How to Get Rid of Carpet Beetles

Need to know how to get rid of carpet beetles? You’re in the right place!

Here at ScherZinger, we believe knowledge is power. When you have just a little bit of knowledge about pests, you’re better able to identify and eliminate a pest problem! That’s why our Pest Library and blog are filled with great information about a wide variety of pests that might infiltrate your home.

Today, we’re talking about carpet beetles: what they are, how they’re different from bed bugs, how to spot the signs of an infestation, and (most importantly) how to get rid of carpet beetles.

Keep reading to learn everything you need to know!

Carpet Beetles 101

Carpet beetles are a common pest that, in their larvae state, infest animal-based materials. (Think wool, felt, fur, silk, feathers, leather, antlers, etc.) In addition, this pest can live off of lint, hair, and even other dead insects! Some varieties of carpet beetle also infest plant-based materials like seeds, cereal, and pet food. Because of their varied diet, carpet beetles can be found almost anywhere in the home.

Carpet beetles most commonly attack items including:

  • Carpets
  • Sweaters
  • Scarves
  • Coats
  • Blankets and comforters
  • Pillows
  • Upholstery
  • Other decorative items

These little pests do the most damage to items that are stored or not regularly in use. For example, many homeowners learn they have carpet beetles after pulling a wool sweater out of winter storage and finding it full of holes.

Left unchecked, carpet beetles can wreak havoc on your possessions!

Carpet Beetles vs. Bed Bugs

If you’re not a pest professional, you might have some trouble identifying pests—especially when they look very similar. However, it’s important to know which pest is pestering you! Different pests can have wildly different elimination strategies. (You don’t want to find out that you’ve been taking pest control steps that don’t work for the pest you actually have!)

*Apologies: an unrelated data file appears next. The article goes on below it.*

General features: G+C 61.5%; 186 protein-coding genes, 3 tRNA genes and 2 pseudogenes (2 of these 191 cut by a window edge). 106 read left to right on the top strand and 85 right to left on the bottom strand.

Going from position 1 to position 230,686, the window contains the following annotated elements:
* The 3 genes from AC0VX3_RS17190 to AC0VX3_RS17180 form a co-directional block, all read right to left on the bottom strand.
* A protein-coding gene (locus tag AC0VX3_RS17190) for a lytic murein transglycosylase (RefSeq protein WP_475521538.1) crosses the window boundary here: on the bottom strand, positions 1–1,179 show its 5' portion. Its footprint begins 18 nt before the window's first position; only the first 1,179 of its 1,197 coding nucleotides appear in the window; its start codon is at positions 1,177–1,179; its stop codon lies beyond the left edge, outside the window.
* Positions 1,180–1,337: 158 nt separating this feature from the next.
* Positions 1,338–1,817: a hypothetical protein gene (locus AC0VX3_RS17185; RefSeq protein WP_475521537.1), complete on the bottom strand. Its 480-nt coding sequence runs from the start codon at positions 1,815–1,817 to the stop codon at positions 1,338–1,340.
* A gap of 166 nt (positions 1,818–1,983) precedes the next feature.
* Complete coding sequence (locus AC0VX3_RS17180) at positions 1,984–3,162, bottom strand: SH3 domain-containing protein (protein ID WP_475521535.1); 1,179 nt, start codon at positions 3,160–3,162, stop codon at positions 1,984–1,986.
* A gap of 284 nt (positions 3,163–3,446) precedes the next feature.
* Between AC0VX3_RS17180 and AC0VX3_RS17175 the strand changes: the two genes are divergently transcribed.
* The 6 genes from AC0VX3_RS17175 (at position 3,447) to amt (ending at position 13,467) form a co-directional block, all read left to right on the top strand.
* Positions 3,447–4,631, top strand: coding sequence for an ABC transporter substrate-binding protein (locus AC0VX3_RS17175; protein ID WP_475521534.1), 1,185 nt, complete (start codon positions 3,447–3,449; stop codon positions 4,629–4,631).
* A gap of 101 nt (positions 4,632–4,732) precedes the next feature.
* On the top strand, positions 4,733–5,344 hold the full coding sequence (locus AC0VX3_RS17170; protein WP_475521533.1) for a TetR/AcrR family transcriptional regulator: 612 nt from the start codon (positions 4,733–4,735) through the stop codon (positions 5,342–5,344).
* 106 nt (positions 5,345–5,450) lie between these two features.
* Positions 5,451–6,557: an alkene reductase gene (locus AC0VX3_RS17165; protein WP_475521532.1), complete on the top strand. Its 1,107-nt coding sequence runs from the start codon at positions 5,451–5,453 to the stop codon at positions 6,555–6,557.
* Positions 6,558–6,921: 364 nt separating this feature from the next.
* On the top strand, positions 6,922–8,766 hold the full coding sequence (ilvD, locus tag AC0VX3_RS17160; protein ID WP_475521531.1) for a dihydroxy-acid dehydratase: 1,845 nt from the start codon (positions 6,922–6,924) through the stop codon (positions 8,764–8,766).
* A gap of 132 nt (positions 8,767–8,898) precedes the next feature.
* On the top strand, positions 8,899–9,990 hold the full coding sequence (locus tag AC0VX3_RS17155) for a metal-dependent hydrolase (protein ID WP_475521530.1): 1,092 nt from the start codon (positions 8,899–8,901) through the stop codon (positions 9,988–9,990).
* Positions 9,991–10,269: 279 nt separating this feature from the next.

Homeowners often confuse carpet beetles with bed bugs. After all, both pests are small, brownish in color, and apple seed-shaped, with six legs and two antennae. Both might be found in your bedroom. How can you tell the difference? Let’s break it down.

Carpet beetles are:

  • Very small, about 1/16-1/8 of an inch
  • Oval-shaped (as adults) or longer and worm-shaped (as larvae)
  • Black or mottled brown in color, with patterns of white, brown, yellow, and orange (as adults) or tan to brown in color (as larvae)
  • Densely covered in hairs in their larvae state

Bed bugs are:

  • Small, about 3/16 of an inch long in their adult state
  • Oval-shaped
  • Flat
  • Reddish-brown in color as adults
  • As nymphs, slightly smaller and lighter in color than adult bed bugs

Carpet beetles and bed bugs are similar, but the difference in color should help you identify which is which. (Of course, if you aren’t sure, ScherZinger is happy to help!)

Since both of these pests are tricky to spot, it’s more likely that you’ll identify other signs of an infestation before you see the bug itself.

Spot the Signs of Carpet Beetles

By knowing the signs of carpet beetles, you can spot an infestation early and avoid disaster! Here are a few of the most common signs.

#1 Holes in clothes, rugs, furniture, etc.

Finding multiple small holes in items like wool sweaters, rugs, or furniture upholstery is a good indicator of a carpet beetle infestation. This is usually the first indication a homeowner or renter gets that they have a carpet beetle problem.